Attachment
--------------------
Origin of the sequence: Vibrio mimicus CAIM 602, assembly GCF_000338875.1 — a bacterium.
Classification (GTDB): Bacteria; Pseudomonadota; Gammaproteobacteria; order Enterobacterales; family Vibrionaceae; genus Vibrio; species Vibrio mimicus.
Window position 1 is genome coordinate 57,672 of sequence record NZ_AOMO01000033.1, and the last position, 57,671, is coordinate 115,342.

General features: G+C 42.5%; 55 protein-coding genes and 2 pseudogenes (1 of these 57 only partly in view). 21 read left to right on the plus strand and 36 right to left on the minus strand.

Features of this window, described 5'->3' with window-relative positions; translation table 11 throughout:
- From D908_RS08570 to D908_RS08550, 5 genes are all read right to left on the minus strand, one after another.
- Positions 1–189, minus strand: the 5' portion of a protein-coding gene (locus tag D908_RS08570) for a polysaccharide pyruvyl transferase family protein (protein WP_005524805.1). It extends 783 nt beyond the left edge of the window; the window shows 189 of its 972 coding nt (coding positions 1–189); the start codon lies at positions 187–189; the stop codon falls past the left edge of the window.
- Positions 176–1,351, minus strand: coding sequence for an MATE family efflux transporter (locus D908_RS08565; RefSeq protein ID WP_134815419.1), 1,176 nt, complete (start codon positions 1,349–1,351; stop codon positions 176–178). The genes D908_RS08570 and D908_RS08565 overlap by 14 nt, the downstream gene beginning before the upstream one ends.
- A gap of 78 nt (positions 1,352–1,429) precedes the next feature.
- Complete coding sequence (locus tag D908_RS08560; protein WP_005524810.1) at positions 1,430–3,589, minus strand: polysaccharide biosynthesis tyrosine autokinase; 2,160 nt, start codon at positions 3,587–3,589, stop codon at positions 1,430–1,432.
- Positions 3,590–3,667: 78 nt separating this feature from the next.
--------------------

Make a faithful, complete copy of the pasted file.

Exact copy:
Origin of the sequence: Vibrio mimicus CAIM 602, assembly GCF_000338875.1 — a bacterium.
Classification (GTDB): Bacteria; Pseudomonadota; Gammaproteobacteria; order Enterobacterales; family Vibrionaceae; genus Vibrio; species Vibrio mimicus.
Window position 1 is genome coordinate 57,672 of sequence record NZ_AOMO01000033.1, and the last position, 57,671, is coordinate 115,342.

General features: G+C 42.5%; 55 protein-coding genes and 2 pseudogenes (1 of these 57 only partly in view). 21 read left to right on the plus strand and 36 right to left on the minus strand.

Features of this window, described 5'->3' with window-relative positions; translation table 11 throughout:
- From D908_RS08570 to D908_RS08550, 5 genes are all read right to left on the minus strand, one after another.
- Positions 1–189, minus strand: the 5' portion of a protein-coding gene (locus tag D908_RS08570) for a polysaccharide pyruvyl transferase family protein (protein WP_005524805.1). It extends 783 nt beyond the left edge of the window; the window shows 189 of its 972 coding nt (coding positions 1–189); the start codon lies at positions 187–189; the stop codon falls past the left edge of the window.
- Positions 176–1,351, minus strand: coding sequence for an MATE family efflux transporter (locus D908_RS08565; RefSeq protein ID WP_134815419.1), 1,176 nt, complete (start codon positions 1,349–1,351; stop codon positions 176–178). The genes D908_RS08570 and D908_RS08565 overlap by 14 nt, the downstream gene beginning before the upstream one ends.
- A gap of 78 nt (positions 1,352–1,429) precedes the next feature.
- Complete coding sequence (locus tag D908_RS08560; protein WP_005524810.1) at positions 1,430–3,589, minus strand: polysaccharide biosynthesis tyrosine autokinase; 2,160 nt, start codon at positions 3,587–3,589, stop codon at positions 1,430–1,432.
- Positions 3,590–3,667: 78 nt separating this feature from the next.